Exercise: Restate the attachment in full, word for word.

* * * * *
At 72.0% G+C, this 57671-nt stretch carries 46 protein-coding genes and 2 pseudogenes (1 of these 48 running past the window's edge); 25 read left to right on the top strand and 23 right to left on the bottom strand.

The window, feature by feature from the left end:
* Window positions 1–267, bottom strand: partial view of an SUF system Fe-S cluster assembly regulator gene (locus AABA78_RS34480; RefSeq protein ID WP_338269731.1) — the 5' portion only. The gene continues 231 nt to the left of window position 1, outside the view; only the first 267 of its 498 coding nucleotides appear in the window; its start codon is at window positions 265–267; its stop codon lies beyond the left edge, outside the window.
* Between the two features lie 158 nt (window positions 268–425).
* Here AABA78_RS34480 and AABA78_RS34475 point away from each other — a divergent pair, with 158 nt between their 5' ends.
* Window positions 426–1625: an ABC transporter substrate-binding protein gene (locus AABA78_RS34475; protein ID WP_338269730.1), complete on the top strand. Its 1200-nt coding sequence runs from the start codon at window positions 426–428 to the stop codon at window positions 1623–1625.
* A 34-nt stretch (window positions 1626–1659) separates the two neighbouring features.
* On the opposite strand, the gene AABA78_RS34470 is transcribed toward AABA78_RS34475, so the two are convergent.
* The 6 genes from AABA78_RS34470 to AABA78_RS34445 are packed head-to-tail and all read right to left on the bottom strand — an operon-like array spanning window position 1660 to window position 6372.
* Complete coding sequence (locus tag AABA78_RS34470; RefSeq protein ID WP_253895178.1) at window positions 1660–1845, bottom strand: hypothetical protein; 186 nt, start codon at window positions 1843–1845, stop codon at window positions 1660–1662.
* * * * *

At 72.0% G+C, this 57671-nt stretch carries 46 protein-coding genes and 2 pseudogenes (1 of these 48 running past the window's edge); 25 read left to right on the top strand and 23 right to left on the bottom strand.

The window, feature by feature from the left end:
* Window positions 1–267, bottom strand: partial view of an SUF system Fe-S cluster assembly regulator gene (locus AABA78_RS34480; RefSeq protein ID WP_338269731.1) — the 5' portion only. The gene continues 231 nt to the left of window position 1, outside the view; only the first 267 of its 498 coding nucleotides appear in the window; its start codon is at window positions 265–267; its stop codon lies beyond the left edge, outside the window.
* Between the two features lie 158 nt (window positions 268–425).
* Here AABA78_RS34480 and AABA78_RS34475 point away from each other — a divergent pair, with 158 nt between their 5' ends.
* Window positions 426–1625: an ABC transporter substrate-binding protein gene (locus AABA78_RS34475; protein ID WP_338269730.1), complete on the top strand. Its 1200-nt coding sequence runs from the start codon at window positions 426–428 to the stop codon at window positions 1623–1625.
* A 34-nt stretch (window positions 1626–1659) separates the two neighbouring features.
* On the opposite strand, the gene AABA78_RS34470 is transcribed toward AABA78_RS34475, so the two are convergent.
* The 6 genes from AABA78_RS34470 to AABA78_RS34445 are packed head-to-tail and all read right to left on the bottom strand — an operon-like array spanning window position 1660 to window position 6372.
* Complete coding sequence (locus tag AABA78_RS34470; RefSeq protein ID WP_253895178.1) at window positions 1660–1845, bottom strand: hypothetical protein; 186 nt, start codon at window positions 1843–1845, stop codon at window positions 1660–1662.